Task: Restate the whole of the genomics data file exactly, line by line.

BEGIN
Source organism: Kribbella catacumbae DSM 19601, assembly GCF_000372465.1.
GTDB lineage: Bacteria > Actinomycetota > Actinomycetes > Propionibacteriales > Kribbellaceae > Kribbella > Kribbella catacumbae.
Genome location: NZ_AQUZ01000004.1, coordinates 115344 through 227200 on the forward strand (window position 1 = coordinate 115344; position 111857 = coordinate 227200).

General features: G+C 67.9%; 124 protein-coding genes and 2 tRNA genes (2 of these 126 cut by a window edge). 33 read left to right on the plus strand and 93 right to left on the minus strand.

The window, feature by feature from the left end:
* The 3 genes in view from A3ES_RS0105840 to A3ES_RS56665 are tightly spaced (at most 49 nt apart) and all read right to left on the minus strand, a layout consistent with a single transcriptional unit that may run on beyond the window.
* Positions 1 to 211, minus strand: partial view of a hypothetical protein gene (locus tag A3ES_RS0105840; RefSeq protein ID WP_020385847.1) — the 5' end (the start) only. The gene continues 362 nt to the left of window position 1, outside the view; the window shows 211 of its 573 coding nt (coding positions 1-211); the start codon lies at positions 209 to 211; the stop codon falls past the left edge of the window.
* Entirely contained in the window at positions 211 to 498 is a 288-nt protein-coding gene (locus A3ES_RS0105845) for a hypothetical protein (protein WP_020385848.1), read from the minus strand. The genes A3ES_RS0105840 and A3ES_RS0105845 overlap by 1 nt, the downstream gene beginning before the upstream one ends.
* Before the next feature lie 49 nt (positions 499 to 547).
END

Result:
Source organism: Kribbella catacumbae DSM 19601, assembly GCF_000372465.1.
GTDB lineage: Bacteria > Actinomycetota > Actinomycetes > Propionibacteriales > Kribbellaceae > Kribbella > Kribbella catacumbae.
Genome location: NZ_AQUZ01000004.1, coordinates 115344 through 227200 on the forward strand (window position 1 = coordinate 115344; position 111857 = coordinate 227200).

General features: G+C 67.9%; 124 protein-coding genes and 2 tRNA genes (2 of these 126 cut by a window edge). 33 read left to right on the plus strand and 93 right to left on the minus strand.

The window, feature by feature from the left end:
* The 3 genes in view from A3ES_RS0105840 to A3ES_RS56665 are tightly spaced (at most 49 nt apart) and all read right to left on the minus strand, a layout consistent with a single transcriptional unit that may run on beyond the window.
* Positions 1 to 211, minus strand: partial view of a hypothetical protein gene (locus tag A3ES_RS0105840; RefSeq protein ID WP_020385847.1) — the 5' end (the start) only. The gene continues 362 nt to the left of window position 1, outside the view; the window shows 211 of its 573 coding nt (coding positions 1-211); the start codon lies at positions 209 to 211; the stop codon falls past the left edge of the window.
* Entirely contained in the window at positions 211 to 498 is a 288-nt protein-coding gene (locus A3ES_RS0105845) for a hypothetical protein (protein WP_020385848.1), read from the minus strand. The genes A3ES_RS0105840 and A3ES_RS0105845 overlap by 1 nt, the downstream gene beginning before the upstream one ends.
* Before the next feature lie 49 nt (positions 499 to 547).